How we run our art tests at Mighty Bear Games

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This may come as a surprise to some, but we care more about the process and less about the results when it comes to running our hiring art tests at Mighty Bear. To us, the best candidates do not just mean the most technically able ones. There’s a lot more that goes into defining who the best really are!

Back when we were first starting out, we kept processing applications and running candidates through more traditional types of tests. A pattern started emerging very insistently: candidates who did really well in technical tests would usually end up performing poorly in our culture interviews.

It was evident that the standard art test was the complete opposite of how we actually work at Mighty Bear, and how we collaborate with one another. It was simply designed to test as many candidates as quickly as possible. So we had to ask ourselves: do we care more about the quality of output or more about the way a candidate works? Do we care more about saving time in order to pass candidates to the next stage of the hiring process quickly or do we care more about the “quality” and the chances of success of the candidates who will move down the pipeline?

Here’s how we turned the art technical test upside down, and managed to start really hiring the right folk.

The typical art test

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Art tests are pretty standard. A classic art test usually hits the following beats:

  • It’s mostly focused on hard skills.
  • It’s generally done based on a set of requirements without additional context or room for questions and clarifications (the idea here is to test the candidate’s ability to “figure” things out).
  • It’s done asynchronously — candidates can do it whenever they like, within a limited amount of time.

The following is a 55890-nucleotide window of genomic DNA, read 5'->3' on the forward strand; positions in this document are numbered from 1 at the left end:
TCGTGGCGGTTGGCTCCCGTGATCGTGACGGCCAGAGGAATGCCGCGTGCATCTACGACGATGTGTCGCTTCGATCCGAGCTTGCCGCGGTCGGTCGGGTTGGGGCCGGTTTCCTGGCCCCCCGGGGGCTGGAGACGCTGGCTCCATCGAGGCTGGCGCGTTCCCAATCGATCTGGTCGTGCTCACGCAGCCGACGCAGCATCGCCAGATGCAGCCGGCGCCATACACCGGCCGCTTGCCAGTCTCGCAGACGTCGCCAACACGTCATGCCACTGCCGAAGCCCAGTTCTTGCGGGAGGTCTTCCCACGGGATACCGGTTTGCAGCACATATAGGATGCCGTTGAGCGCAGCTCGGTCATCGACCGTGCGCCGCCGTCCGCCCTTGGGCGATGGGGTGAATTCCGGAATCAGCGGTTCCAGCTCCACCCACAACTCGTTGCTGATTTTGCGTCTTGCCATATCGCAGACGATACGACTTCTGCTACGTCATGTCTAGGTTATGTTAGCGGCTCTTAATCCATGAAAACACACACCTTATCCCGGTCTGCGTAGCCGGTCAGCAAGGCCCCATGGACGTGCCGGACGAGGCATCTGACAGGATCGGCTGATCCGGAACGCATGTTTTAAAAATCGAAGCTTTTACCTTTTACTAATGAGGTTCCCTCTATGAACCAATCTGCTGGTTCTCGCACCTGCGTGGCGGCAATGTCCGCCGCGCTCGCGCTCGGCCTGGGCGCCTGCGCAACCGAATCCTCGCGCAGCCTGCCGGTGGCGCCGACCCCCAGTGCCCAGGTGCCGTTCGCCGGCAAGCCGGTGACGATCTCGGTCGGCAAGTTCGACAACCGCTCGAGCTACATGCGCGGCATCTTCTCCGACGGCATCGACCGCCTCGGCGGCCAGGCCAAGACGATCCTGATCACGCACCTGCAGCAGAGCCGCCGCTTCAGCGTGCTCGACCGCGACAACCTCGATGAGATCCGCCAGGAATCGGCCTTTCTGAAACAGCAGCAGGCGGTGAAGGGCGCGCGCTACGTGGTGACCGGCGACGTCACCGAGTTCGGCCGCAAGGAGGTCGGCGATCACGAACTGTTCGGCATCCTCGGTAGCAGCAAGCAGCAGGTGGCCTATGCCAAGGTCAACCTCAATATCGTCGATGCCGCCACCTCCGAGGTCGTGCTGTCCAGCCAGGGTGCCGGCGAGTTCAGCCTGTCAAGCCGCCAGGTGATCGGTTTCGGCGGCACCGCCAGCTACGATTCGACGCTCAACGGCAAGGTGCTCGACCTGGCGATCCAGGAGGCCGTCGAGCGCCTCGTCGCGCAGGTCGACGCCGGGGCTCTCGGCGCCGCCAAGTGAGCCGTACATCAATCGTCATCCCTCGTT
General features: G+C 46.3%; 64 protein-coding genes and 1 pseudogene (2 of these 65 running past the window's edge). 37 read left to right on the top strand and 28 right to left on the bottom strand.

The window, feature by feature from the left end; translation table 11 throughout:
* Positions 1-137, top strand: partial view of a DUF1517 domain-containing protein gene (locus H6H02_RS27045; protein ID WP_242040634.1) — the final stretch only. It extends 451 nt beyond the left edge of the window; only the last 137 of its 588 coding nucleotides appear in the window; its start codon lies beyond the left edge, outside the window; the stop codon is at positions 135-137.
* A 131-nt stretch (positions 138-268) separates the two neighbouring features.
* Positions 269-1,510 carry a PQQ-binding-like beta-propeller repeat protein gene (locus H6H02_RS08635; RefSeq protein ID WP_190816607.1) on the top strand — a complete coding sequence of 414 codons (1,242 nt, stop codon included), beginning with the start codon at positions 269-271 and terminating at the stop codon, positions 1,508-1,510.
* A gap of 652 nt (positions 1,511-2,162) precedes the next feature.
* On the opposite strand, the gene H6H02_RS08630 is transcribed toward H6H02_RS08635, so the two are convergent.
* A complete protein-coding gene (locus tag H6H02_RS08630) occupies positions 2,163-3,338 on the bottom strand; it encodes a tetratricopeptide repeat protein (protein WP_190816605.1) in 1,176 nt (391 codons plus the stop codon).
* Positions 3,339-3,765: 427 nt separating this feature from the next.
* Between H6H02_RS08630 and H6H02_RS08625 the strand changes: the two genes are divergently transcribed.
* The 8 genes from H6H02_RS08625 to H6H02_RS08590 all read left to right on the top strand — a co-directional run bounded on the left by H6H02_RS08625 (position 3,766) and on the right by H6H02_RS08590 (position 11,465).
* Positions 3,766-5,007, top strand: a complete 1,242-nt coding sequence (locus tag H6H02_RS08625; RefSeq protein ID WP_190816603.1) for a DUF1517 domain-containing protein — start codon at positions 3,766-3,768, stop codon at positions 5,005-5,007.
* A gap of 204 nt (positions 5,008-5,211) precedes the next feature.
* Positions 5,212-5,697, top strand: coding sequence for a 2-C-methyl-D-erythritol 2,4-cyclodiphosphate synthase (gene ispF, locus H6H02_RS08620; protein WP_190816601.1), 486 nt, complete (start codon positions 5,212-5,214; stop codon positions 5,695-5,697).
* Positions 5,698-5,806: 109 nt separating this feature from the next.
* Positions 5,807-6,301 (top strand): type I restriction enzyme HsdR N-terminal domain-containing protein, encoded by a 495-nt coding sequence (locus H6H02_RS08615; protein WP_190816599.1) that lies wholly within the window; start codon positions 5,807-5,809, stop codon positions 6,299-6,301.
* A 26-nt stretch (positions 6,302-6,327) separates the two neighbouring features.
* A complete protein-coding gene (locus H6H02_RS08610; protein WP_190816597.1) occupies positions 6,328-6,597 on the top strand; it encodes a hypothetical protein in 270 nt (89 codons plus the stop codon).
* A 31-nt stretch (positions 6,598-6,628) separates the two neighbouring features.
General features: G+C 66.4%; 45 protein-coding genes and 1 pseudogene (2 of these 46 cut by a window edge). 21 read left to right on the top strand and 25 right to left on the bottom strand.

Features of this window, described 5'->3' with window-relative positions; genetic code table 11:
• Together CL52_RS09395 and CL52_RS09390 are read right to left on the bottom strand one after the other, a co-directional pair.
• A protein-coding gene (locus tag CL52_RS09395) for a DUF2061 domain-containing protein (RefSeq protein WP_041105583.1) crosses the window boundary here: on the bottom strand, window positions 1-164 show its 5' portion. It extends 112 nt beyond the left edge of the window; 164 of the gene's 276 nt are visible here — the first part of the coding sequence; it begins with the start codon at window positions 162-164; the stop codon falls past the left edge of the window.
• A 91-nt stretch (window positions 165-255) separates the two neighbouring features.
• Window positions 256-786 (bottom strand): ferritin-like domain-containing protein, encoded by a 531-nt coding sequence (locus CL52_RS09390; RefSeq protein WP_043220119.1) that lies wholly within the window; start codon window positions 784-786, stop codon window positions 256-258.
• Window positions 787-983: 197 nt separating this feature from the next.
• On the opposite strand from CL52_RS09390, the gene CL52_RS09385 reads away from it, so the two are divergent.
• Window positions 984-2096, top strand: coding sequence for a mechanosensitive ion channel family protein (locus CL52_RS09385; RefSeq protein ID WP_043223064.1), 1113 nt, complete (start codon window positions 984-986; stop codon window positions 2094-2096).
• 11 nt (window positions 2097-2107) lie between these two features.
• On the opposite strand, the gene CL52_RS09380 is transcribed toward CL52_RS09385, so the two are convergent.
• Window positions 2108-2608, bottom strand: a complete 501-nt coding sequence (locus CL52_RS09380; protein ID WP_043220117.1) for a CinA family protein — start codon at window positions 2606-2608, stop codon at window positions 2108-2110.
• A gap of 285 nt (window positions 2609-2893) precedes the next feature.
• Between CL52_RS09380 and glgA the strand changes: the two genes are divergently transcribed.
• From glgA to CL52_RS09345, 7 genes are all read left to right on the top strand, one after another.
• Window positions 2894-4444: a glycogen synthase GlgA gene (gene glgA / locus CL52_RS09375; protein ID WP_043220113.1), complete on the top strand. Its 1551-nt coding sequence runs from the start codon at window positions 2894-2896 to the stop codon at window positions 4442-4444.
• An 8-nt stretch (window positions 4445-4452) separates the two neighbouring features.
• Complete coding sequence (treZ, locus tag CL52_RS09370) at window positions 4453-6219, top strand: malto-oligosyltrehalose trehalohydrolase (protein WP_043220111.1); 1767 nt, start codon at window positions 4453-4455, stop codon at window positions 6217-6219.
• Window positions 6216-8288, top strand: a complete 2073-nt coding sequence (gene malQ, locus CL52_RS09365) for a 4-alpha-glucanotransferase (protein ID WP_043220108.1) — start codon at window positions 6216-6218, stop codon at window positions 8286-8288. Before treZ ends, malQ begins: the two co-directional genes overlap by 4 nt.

• It’s delivered at one go — it does not allow for iterations on the work.
  • It takes a lot of the candidate time, while requiring close to zero time commitment from the employer side.

We used to follow this classic test format, but realised it threw up a lot of issues for us, like:

  • It’s stressful and, as a candidate, you’re essentially left alone to face a complex challenge.
  • It does not provide any insights into the thought process, time management, or decision-making abilities of the candidate, therefore disallowing us from assessing the cognitive abilities and overall personality traits of the candidate “on the job”.
  • It’s only a partial skills assessment of the candidate and does not take their soft skills into account.
  • It’s fairly easy to cheat on assets, time spent, etc.
  • It does not allow for self-reflection, feedback, or help the candidate with understanding what did or did not go well. It also does not show how candidates handle feedback.
  • It’s unfair to some people who simply underperform during traditional tests.

It was time to change things up

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So we knew we needed to start improving how our tests work. One immediate change was how we started designing tests specific to each candidate’s strengths. We also made the tests a lot more interactive, to could get a better feel for the candidate as a person.

But to implement really meaningful change, we had to start by defining what we cared about, and what the purpose of the Mighty Bear art test should be. Here’s what we came up with:

  • The test should evaluate the claims our candidates made during the screening interview(s).
  • As part of the test, we also ask the candidate to write a short post-mortem and what they would have done in order to complete the test in full.
  • The test should trigger exchanges and discussions with the candidate.
  • The test should determine how would the candidate potentially perform on the job.

And finally, the test should, to some extent, determine cultural fit — what are the candidates’ communication and interpersonal skills like? What is their willingness to take and apply feedback? How do they run a co-worker, maybe someone less skilled than they are, through their decision making?

What we needed was essentially a test that is as close as possible to a real work situation. The engineering team already kind of did that, so we took their test as a starting base, but created more opportunities for interactions and made it as close as we could to real collaborative team work.

The Mighty Bear Art Test in action!

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This is what our test ended up looking like. Imagine you had applied for an art role at the studio and were about to embark on it: this would be exactly what you’d experience.